Credit: @volcanodiscover / Twitter

Volcano Discovery reports that there are several active volcanos right now all over the world from Latin America to Japan. Clive Oppenheimer, professor of volcanology at the University of Cambridge, told the Telegraph in an interview that all of these eruptions are actually quite normal, and people should not be freaked out.  

“There have been quite a few eruptions in the news lately, so people question whether there’s an increase in rates of volcanism that we’re seeing just now, and this isn’t really the case,” Oppenheimer said. “Eruptions are happening all the time; some make the news headlines, and others don’t. He added, “If we look at the statistics back in time, the main thing we see is a reporting bias. There are not many eruptions during World War Two, for example, when people had other things to really worry about. So, of course, things will flare up in one place or another place, and then it will be very much how those eruptions affect people and whereabouts in the world [as to] whether that then becomes newsworthy.”

These eruptions may be typical, but with all the chaos going on in the world, people are still freaking out that it’s the end of the world.

Credit: @dominiquedawk4 / Twitter

How much more can we expect?

It’s all too much and it’s not a coincidence.

Credit: @bellav0725 / Twitter

There’s no way to prepare for a natural disaster.

Let’s just pretend everything is okay.

Credit: @kylathecreative / Twitter

Denial never killed anyone. Right?

READ: Check Out The Image Of Mexico’s Volcano Popocatépetl Erupting 14 Times In One Night

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A Tourist Was Arrested For Illegally Climbing Up The Pyramid of Kukulkán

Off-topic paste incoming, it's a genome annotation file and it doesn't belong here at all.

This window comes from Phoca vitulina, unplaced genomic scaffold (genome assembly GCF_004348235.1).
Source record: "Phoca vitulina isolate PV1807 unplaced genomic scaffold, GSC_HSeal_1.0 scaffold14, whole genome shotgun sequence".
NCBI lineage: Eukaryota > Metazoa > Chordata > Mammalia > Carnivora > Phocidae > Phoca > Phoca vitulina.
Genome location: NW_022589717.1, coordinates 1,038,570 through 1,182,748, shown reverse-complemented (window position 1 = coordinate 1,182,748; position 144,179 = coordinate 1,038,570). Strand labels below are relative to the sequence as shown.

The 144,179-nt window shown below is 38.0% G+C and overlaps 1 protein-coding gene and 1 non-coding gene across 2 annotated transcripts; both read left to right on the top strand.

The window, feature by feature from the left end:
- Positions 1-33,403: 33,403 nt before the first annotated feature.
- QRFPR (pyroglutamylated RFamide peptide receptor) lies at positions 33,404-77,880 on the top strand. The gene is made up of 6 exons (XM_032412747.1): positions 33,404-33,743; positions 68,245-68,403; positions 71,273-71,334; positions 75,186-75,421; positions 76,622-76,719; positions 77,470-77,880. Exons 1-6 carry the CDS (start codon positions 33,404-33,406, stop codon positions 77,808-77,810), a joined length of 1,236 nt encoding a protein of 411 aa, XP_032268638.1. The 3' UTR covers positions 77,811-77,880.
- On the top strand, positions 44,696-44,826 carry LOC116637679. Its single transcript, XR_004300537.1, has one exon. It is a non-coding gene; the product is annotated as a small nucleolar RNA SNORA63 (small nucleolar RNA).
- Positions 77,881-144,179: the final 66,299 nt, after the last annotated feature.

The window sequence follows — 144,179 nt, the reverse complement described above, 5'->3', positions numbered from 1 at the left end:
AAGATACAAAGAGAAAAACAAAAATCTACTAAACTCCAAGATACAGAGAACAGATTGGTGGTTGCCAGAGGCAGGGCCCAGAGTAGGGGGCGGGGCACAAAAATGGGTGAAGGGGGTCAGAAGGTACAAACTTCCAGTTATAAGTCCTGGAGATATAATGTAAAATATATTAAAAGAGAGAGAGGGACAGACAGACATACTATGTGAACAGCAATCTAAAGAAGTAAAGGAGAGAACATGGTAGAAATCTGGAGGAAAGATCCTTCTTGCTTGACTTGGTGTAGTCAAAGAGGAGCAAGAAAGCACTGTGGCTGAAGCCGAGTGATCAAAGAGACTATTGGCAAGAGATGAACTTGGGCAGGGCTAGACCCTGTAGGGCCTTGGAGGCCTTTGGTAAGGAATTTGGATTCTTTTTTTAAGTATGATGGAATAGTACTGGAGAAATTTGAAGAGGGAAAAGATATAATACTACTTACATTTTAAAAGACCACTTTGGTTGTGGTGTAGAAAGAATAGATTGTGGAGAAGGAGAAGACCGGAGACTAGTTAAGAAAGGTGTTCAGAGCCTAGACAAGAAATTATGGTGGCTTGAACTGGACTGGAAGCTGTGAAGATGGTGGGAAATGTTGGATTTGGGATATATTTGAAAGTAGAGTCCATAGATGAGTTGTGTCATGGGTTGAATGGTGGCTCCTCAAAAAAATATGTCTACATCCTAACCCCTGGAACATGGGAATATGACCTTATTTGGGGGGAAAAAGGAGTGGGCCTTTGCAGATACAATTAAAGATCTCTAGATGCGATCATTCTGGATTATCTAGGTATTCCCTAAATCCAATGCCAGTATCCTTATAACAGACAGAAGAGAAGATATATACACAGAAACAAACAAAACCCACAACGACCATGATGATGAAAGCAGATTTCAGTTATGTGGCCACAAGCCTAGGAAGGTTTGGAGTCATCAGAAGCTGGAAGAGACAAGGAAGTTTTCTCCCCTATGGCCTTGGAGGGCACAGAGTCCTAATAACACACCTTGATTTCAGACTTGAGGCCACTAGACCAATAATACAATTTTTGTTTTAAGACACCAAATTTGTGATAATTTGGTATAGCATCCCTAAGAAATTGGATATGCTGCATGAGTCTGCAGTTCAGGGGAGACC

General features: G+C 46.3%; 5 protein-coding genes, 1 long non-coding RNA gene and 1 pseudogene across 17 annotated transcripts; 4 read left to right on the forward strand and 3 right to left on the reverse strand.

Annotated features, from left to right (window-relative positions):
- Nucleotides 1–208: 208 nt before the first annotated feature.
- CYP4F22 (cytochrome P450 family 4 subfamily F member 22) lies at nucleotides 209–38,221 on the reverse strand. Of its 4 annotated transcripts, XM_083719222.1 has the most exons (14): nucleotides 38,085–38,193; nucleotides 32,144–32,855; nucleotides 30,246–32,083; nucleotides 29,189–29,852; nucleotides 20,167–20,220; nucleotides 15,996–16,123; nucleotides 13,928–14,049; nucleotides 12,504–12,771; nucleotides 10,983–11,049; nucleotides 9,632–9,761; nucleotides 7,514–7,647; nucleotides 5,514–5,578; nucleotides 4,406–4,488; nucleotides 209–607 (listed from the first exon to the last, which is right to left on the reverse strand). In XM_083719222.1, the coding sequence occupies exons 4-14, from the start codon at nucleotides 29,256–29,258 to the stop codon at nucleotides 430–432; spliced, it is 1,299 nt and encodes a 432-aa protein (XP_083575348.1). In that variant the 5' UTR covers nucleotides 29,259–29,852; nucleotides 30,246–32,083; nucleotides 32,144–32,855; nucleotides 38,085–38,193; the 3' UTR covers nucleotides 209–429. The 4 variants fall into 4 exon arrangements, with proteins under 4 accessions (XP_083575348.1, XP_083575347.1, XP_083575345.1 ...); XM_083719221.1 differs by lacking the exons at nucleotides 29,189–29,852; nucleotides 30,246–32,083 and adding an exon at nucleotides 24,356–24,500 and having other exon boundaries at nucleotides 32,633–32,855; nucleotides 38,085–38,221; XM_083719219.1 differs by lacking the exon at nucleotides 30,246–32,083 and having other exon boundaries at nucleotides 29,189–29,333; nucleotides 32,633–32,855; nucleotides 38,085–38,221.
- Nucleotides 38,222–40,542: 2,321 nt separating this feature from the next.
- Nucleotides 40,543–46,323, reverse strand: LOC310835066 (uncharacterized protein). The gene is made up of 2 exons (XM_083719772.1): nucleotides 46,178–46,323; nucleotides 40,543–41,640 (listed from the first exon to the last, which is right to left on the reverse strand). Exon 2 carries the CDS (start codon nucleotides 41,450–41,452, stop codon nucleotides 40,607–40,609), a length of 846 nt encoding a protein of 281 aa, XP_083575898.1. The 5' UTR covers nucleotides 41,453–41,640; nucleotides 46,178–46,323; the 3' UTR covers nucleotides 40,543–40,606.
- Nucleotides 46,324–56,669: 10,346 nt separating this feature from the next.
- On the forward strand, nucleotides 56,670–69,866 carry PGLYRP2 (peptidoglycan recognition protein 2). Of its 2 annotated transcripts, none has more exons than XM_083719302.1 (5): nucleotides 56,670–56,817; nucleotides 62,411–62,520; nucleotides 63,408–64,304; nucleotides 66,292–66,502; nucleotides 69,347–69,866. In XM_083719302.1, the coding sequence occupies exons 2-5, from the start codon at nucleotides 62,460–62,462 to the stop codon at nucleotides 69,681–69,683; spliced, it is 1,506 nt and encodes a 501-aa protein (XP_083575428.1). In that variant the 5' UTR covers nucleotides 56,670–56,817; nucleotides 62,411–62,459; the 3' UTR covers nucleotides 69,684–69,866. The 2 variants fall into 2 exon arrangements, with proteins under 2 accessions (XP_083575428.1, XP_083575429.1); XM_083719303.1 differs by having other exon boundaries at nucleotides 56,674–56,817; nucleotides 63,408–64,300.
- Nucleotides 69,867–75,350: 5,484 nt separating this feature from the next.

Culture

A Tourist Was Arrested For Illegally Climbing Up The Pyramid of Kukulkán

Jon G. Fuller / VW PICS / Universal Images Group via Getty Images

It is important to be a responsible tourist. This means following rules, acting responsibly, and not violating sacred places. That is something one tourist learned the hard way when she climbed the Pyramid of Kukulkán in Chichén Itzá.

Here’s the video of a tourist running down the steps of the Pyramid of Kukulkán.

The Pyramid of Kukulkán is one of the most iconic examples of Pre-Hispanic architecture and culture in Mesoamerica. The UNESCO World Heritage Site is one of the most visited archeological sites in Mexico. In 2017, more than 2 million visitors descended on the site.

Of course, #LadyKukulkan started to trend on Twitter.

You know that Twitter was ready to start calling out this woman for her actions. According to Yucatán Expat Life Magazine, the woman was there to honor her husband’s dying wish. The woman, identified as a tourist from Tijuana, wanted to spread her husband’s ashes on the top of the pyramid, which it seems that she did.

The video was a moment for Mexican Twitter.